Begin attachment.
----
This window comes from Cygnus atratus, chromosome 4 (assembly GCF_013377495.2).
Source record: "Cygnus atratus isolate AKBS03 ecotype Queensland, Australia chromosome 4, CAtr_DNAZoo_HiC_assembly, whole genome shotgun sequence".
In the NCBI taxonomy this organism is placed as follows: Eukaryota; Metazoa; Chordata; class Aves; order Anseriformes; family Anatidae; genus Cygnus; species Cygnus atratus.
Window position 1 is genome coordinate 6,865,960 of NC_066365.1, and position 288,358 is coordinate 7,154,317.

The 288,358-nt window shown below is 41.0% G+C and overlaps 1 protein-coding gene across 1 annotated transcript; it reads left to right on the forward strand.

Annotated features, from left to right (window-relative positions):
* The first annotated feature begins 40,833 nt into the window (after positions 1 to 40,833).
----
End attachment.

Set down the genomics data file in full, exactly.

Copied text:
This window comes from Cygnus atratus, chromosome 4 (assembly GCF_013377495.2).
Source record: "Cygnus atratus isolate AKBS03 ecotype Queensland, Australia chromosome 4, CAtr_DNAZoo_HiC_assembly, whole genome shotgun sequence".
In the NCBI taxonomy this organism is placed as follows: Eukaryota; Metazoa; Chordata; class Aves; order Anseriformes; family Anatidae; genus Cygnus; species Cygnus atratus.
Window position 1 is genome coordinate 6,865,960 of NC_066365.1, and position 288,358 is coordinate 7,154,317.

The 288,358-nt window shown below is 41.0% G+C and overlaps 1 protein-coding gene across 1 annotated transcript; it reads left to right on the forward strand.

Annotated features, from left to right (window-relative positions):
* The first annotated feature begins 40,833 nt into the window (after positions 1 to 40,833).